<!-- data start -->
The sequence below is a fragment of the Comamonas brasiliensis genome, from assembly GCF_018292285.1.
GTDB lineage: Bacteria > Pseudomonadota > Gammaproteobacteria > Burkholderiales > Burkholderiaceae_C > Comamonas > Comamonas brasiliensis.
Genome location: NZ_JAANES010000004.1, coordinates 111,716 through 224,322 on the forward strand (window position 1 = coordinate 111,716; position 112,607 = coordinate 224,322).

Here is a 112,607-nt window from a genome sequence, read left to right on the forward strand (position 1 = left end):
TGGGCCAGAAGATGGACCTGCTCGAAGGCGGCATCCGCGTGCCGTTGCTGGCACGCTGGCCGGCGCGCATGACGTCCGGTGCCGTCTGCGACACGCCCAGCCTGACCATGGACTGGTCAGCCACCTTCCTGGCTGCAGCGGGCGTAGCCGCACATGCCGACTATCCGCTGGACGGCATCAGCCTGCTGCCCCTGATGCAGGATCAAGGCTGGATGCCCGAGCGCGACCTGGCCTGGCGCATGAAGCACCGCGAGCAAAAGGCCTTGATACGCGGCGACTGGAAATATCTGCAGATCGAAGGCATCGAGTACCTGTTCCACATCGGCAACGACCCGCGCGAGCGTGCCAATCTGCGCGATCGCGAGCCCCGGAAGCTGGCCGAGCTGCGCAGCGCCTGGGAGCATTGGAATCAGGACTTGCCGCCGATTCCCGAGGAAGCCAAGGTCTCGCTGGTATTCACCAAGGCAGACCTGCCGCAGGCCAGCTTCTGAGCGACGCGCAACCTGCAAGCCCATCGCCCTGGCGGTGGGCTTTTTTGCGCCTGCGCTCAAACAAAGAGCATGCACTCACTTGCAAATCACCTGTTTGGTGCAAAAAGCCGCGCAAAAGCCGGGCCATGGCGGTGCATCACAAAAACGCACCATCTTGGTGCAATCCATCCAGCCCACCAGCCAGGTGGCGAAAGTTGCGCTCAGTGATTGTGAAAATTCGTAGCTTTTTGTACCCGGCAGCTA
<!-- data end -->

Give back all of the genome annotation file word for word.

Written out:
The sequence below is a fragment of the Comamonas brasiliensis genome, from assembly GCF_018292285.1.
GTDB lineage: Bacteria > Pseudomonadota > Gammaproteobacteria > Burkholderiales > Burkholderiaceae_C > Comamonas > Comamonas brasiliensis.
Genome location: NZ_JAANES010000004.1, coordinates 111,716 through 224,322 on the forward strand (window position 1 = coordinate 111,716; position 112,607 = coordinate 224,322).

Here is a 112,607-nt window from a genome sequence, read left to right on the forward strand (position 1 = left end):
TGGGCCAGAAGATGGACCTGCTCGAAGGCGGCATCCGCGTGCCGTTGCTGGCACGCTGGCCGGCGCGCATGACGTCCGGTGCCGTCTGCGACACGCCCAGCCTGACCATGGACTGGTCAGCCACCTTCCTGGCTGCAGCGGGCGTAGCCGCACATGCCGACTATCCGCTGGACGGCATCAGCCTGCTGCCCCTGATGCAGGATCAAGGCTGGATGCCCGAGCGCGACCTGGCCTGGCGCATGAAGCACCGCGAGCAAAAGGCCTTGATACGCGGCGACTGGAAATATCTGCAGATCGAAGGCATCGAGTACCTGTTCCACATCGGCAACGACCCGCGCGAGCGTGCCAATCTGCGCGATCGCGAGCCCCGGAAGCTGGCCGAGCTGCGCAGCGCCTGGGAGCATTGGAATCAGGACTTGCCGCCGATTCCCGAGGAAGCCAAGGTCTCGCTGGTATTCACCAAGGCAGACCTGCCGCAGGCCAGCTTCTGAGCGACGCGCAACCTGCAAGCCCATCGCCCTGGCGGTGGGCTTTTTTGCGCCTGCGCTCAAACAAAGAGCATGCACTCACTTGCAAATCACCTGTTTGGTGCAAAAAGCCGCGCAAAAGCCGGGCCATGGCGGTGCATCACAAAAACGCACCATCTTGGTGCAATCCATCCAGCCCACCAGCCAGGTGGCGAAAGTTGCGCTCAGTGATTGTGAAAATTCGTAGCTTTTTGTACCCGGCAGCTA